FIRST PERSON - Alex Magno (The Philippine Star) - June 11, 2019 - 12:00am

When her colleagues asked Gloria Macapagal Arroyo to please take over leadership of the House of Representatives, former president Noynoy Aquino greeted the event by asking: What could she possibly do in a year?

That was a snide remark thinly disguised as a question so typical of the man who disappointed an entire nation. He assumed everyone else had his work ethic – or lack thereof.

But Gloria Macapagal Arroyo is of a different species. Even if she were reluctant to play a leadership role in an ungovernable House, she threw herself onto the job. The record speaks for itself.

In the year she served as Speaker of the House, the chamber passed 250 bills. Among the priority measures approved by the Lower House were: the Bangsamoro Organic Law, the Security of Tenure Act. The Coconut Farmers Trust Fund Act, the Rice Tariffication Act along with various packages of the Comprehensive Tax Reform Program.

The other major measures passed are the Universal Health Care Act, the Free Tertiary Education Act and the National ID System. Following the administration’s request, the House passed mining, alcohol and tobacco tax increases, reforms in property valuation, capital income and financial taxes along with the tax amnesty program pushed by the Department of Finance. The House promptly passed all the bills highlighted by President Duterte in his last State of the Nation Address.

Unfortunately, the Senate failed to act as expeditiously. Many of the remaining packages of the Comprehensive Tax Reform Program and the excise taxes on alcohol products will be passed on to the incoming Congress.

 Arroyo emphasized that all this work was done to push forward President Duterte’s legislative agenda. “My concern has not been on my legacy as Speaker (but) to support President Duterte’s legacy in the year I had as head of this House,” Arroyo said.

Reflecting on her role in the highest echelons of power, Arroyo would like to think her “legacy will center around our country’s fiscal stability after a storm of financial crisis here and abroad.” She looks back with pride at the fact that from the time she was president, fiscal and economic reforms brought down the country’s poverty incidence from 39 percent to 26 percent. The Duterte administration’s economic strategy, anchored on the ambitious infrastructure modernization program aims to bring down poverty incidence to only 14 percent by 2022.

Because of Speaker Arroyo’s sheer stamina for work, her colleagues admitted being under constant pressure to do their best and work very hard. Absenteeism, long the bane of the Lower House, was probably at its lowest during the year Gloria was Speaker. She constantly showed up during committee hearings prepared with her own inputs to the matters at hand. As she did when she was a hands-on president, Arroyo was always on the phone following up work to be done.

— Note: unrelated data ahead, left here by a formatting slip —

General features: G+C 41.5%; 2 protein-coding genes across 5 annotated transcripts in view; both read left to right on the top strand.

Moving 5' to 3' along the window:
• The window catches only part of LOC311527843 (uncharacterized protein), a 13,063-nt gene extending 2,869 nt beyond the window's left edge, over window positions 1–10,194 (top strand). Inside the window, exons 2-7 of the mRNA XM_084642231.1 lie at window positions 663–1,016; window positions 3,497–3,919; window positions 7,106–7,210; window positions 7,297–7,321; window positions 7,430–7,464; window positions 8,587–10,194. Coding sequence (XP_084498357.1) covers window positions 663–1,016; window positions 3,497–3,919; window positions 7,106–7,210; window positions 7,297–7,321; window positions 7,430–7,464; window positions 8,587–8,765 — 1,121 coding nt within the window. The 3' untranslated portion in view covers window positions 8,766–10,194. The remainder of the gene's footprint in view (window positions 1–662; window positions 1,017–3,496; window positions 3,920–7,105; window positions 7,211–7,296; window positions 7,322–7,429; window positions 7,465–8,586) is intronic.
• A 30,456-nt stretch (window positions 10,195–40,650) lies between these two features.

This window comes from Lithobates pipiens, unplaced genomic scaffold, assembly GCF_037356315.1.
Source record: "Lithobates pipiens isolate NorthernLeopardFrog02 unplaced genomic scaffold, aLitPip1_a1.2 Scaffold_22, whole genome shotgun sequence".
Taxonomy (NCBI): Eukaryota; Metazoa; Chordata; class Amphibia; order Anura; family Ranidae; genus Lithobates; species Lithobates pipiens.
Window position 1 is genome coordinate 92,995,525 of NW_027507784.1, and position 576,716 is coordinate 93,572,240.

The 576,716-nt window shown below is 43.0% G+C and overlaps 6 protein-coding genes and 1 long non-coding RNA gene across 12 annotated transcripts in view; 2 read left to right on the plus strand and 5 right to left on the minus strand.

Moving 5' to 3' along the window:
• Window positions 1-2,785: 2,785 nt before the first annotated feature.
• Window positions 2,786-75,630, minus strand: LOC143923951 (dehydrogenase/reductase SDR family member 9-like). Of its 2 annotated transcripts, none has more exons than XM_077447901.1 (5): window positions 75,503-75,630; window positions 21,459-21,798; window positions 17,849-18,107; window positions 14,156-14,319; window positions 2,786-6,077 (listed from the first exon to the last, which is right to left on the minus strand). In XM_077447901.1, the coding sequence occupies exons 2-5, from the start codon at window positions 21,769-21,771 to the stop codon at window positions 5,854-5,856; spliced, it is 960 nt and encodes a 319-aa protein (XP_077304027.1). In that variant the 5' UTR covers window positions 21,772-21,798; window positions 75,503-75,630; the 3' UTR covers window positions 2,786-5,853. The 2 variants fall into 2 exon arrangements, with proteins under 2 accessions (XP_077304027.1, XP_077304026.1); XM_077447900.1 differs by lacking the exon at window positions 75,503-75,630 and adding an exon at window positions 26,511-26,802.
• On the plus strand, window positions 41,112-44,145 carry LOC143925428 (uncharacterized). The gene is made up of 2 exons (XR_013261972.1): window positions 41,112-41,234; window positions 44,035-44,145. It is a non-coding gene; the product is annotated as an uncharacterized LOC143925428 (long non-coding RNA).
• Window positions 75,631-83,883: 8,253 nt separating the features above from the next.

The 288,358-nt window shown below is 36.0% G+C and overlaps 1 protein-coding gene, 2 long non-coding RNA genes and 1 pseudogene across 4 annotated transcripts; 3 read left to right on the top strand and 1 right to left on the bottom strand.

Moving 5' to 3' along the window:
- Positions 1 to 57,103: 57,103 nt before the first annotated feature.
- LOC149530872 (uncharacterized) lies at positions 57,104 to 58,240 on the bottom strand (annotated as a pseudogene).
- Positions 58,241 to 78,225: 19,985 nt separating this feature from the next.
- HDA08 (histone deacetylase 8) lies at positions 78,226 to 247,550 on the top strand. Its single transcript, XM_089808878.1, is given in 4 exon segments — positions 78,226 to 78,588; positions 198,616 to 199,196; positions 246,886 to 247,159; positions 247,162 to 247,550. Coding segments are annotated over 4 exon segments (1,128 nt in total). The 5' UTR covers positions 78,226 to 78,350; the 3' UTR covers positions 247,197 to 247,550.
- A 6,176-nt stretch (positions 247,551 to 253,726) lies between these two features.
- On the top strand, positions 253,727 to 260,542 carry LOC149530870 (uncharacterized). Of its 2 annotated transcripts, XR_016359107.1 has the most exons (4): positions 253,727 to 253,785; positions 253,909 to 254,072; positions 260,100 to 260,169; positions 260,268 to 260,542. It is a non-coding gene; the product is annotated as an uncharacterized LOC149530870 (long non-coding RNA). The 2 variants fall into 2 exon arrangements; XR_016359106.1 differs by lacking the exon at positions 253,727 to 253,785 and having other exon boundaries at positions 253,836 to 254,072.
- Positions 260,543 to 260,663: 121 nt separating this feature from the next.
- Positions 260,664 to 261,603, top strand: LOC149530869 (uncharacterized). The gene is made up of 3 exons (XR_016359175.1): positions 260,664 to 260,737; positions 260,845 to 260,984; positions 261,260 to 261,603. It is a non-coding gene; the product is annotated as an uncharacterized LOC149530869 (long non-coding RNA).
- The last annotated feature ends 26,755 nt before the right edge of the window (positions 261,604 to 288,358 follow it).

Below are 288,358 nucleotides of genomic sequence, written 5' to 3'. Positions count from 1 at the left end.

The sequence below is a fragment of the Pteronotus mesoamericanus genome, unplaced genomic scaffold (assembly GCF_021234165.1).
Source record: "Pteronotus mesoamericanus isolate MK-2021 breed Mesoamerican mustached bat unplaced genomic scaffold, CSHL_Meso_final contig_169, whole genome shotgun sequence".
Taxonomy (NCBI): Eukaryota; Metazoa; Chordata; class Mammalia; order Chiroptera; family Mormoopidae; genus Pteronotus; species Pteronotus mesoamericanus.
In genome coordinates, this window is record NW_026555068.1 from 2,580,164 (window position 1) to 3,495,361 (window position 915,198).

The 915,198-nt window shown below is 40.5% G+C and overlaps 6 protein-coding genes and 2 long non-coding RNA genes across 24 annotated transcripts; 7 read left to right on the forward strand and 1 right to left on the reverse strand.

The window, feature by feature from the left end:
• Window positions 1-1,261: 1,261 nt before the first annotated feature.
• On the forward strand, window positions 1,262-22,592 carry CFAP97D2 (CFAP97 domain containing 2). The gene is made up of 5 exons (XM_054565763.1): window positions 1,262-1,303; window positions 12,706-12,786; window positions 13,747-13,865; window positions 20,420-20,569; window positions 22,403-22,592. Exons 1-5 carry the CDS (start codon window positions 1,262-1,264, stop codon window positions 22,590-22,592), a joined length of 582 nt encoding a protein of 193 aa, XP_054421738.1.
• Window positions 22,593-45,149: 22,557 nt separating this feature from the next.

Her medical condition notwithstanding, Arroyo probably put in more work than any of her colleagues in the House. This is the reason why the House of Representatives very likely had its most productive year ever.

Whoever succeeds her in the incoming Congress will have a tough benchmark of performance to match.


No one in the media community seems to agree that broadcaster Erwin Tulfo was within bounds when he went on a violent rant against DSWD Secretary Rolando Bautista during his May 31 radio program. Not one media practitioner stood up in defense of a beleaguered colleague.

That rant, replayed endlessly in social media, deeply troubled the community of men in uniform. Both retired and active service officers posted their condemnation of the Tulfo rant. One found a photo from many years back showing Bautista, then a young Scout Ranger officer, as part of a team that rescued Erwin Tulfo after his speedboat developed trouble near Sulu Island. That photo was worth a thousand words of commentary about the broadcaster’s ability to hold a debt of gratitude.

Former Justice Secretary Vitaliano Aguirre was so troubled by what happened, he wrote an extensive post about his first-hand experiences with the Tulfo brothers. That post was not flattering to this brood that almost habitually stumbles into controversy. Last year then DOT secretary Wanda Tulfo Teo lost her job after a scandal over the agency’s ad placements for a television program hosted by brother Ben Tulfo.

It is probably not coincidence that the AFP decided to recall the Marine escorts of elder brother Ramon Tulfo, presidential special envoy to China. The PNP likewise pulled out security details provided the other Tulfo brothers along with those assigned to Jocelyn, Erwin’s wife, who is an incoming party-list congressperson.

Last week, the PNP firearms unit conveniently discovered that Erwin’s license to own and possess firearms had recently expired. The broadcaster was asked to surrender his firearms to the police for safekeeping until the license is renewed.

Feeling the heat of public opinion and the anger of uniformed personnel, Erwin Tulfo issued two apologies: the first one half-hearted and the second one a thousand times more contrite.

Secretary Bautista, possibly encouraged by the lawyerly view that a good case for slander could be filed, accepted the Tulfo apology with very stringent conditions. The conditions include publication of the apology in mainstream and social media as well as donations to a number of charities.

Sen. Ping Lacson, while emphasizing he agrees with the PMAAA statement chastising the broadcaster, thinks the apology should be fully accepted and the matter put to rest.

A decorated officer, Bautista now has the opportunity to show he is a gentleman as well.

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